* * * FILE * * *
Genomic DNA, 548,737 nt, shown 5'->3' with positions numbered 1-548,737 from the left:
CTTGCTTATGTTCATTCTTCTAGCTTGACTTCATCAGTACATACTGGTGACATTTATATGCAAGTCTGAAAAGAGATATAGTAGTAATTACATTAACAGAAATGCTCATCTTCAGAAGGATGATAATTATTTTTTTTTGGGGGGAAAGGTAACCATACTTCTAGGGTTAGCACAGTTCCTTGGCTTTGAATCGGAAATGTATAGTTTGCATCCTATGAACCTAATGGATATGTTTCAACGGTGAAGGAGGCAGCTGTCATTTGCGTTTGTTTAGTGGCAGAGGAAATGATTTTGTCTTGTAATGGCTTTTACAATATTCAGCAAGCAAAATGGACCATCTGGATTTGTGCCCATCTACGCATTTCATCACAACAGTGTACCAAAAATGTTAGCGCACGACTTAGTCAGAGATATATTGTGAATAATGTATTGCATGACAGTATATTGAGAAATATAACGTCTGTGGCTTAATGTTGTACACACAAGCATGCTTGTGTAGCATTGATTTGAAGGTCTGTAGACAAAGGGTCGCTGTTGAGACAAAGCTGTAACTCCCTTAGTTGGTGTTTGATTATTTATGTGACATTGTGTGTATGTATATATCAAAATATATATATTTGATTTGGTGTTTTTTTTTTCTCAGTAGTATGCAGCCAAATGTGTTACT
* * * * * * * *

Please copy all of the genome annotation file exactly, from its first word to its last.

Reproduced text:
Genomic DNA, 548,737 nt, shown 5'->3' with positions numbered 1-548,737 from the left:
CTTGCTTATGTTCATTCTTCTAGCTTGACTTCATCAGTACATACTGGTGACATTTATATGCAAGTCTGAAAAGAGATATAGTAGTAATTACATTAACAGAAATGCTCATCTTCAGAAGGATGATAATTATTTTTTTTTGGGGGGAAAGGTAACCATACTTCTAGGGTTAGCACAGTTCCTTGGCTTTGAATCGGAAATGTATAGTTTGCATCCTATGAACCTAATGGATATGTTTCAACGGTGAAGGAGGCAGCTGTCATTTGCGTTTGTTTAGTGGCAGAGGAAATGATTTTGTCTTGTAATGGCTTTTACAATATTCAGCAAGCAAAATGGACCATCTGGATTTGTGCCCATCTACGCATTTCATCACAACAGTGTACCAAAAATGTTAGCGCACGACTTAGTCAGAGATATATTGTGAATAATGTATTGCATGACAGTATATTGAGAAATATAACGTCTGTGGCTTAATGTTGTACACACAAGCATGCTTGTGTAGCATTGATTTGAAGGTCTGTAGACAAAGGGTCGCTGTTGAGACAAAGCTGTAACTCCCTTAGTTGGTGTTTGATTATTTATGTGACATTGTGTGTATGTATATATCAAAATATATATATTTGATTTGGTGTTTTTTTTTTCTCAGTAGTATGCAGCCAAATGTGTTACT